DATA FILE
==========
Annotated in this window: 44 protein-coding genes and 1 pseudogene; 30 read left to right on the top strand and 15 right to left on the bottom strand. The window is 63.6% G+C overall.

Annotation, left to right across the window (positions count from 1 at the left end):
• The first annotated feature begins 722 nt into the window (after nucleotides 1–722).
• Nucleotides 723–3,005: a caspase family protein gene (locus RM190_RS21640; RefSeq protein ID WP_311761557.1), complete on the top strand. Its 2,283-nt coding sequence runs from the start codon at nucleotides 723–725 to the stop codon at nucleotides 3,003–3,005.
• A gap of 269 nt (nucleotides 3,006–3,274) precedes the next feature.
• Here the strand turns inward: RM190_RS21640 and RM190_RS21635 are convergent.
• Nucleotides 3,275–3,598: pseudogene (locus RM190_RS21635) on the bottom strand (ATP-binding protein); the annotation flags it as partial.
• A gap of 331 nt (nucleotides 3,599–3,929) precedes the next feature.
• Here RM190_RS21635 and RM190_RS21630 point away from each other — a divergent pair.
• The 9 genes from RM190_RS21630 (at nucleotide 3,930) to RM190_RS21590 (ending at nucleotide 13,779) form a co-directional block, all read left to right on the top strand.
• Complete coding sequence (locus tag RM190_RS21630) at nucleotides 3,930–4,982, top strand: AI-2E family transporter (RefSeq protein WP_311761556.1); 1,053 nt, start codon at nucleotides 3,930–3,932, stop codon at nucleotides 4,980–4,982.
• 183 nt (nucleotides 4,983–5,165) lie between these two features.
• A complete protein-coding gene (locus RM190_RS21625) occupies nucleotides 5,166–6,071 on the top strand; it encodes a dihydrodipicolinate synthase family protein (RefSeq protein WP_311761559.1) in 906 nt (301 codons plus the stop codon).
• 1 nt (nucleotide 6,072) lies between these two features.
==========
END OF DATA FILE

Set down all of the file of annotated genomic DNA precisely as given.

Annotated in this window: 44 protein-coding genes and 1 pseudogene; 30 read left to right on the top strand and 15 right to left on the bottom strand. The window is 63.6% G+C overall.

Annotation, left to right across the window (positions count from 1 at the left end):
• The first annotated feature begins 722 nt into the window (after nucleotides 1–722).
• Nucleotides 723–3,005: a caspase family protein gene (locus RM190_RS21640; RefSeq protein ID WP_311761557.1), complete on the top strand. Its 2,283-nt coding sequence runs from the start codon at nucleotides 723–725 to the stop codon at nucleotides 3,003–3,005.
• A gap of 269 nt (nucleotides 3,006–3,274) precedes the next feature.
• Here the strand turns inward: RM190_RS21640 and RM190_RS21635 are convergent.
• Nucleotides 3,275–3,598: pseudogene (locus RM190_RS21635) on the bottom strand (ATP-binding protein); the annotation flags it as partial.
• A gap of 331 nt (nucleotides 3,599–3,929) precedes the next feature.
• Here RM190_RS21635 and RM190_RS21630 point away from each other — a divergent pair.
• The 9 genes from RM190_RS21630 (at nucleotide 3,930) to RM190_RS21590 (ending at nucleotide 13,779) form a co-directional block, all read left to right on the top strand.
• Complete coding sequence (locus tag RM190_RS21630) at nucleotides 3,930–4,982, top strand: AI-2E family transporter (RefSeq protein WP_311761556.1); 1,053 nt, start codon at nucleotides 3,930–3,932, stop codon at nucleotides 4,980–4,982.
• 183 nt (nucleotides 4,983–5,165) lie between these two features.
• A complete protein-coding gene (locus RM190_RS21625) occupies nucleotides 5,166–6,071 on the top strand; it encodes a dihydrodipicolinate synthase family protein (RefSeq protein WP_311761559.1) in 906 nt (301 codons plus the stop codon).
• 1 nt (nucleotide 6,072) lies between these two features.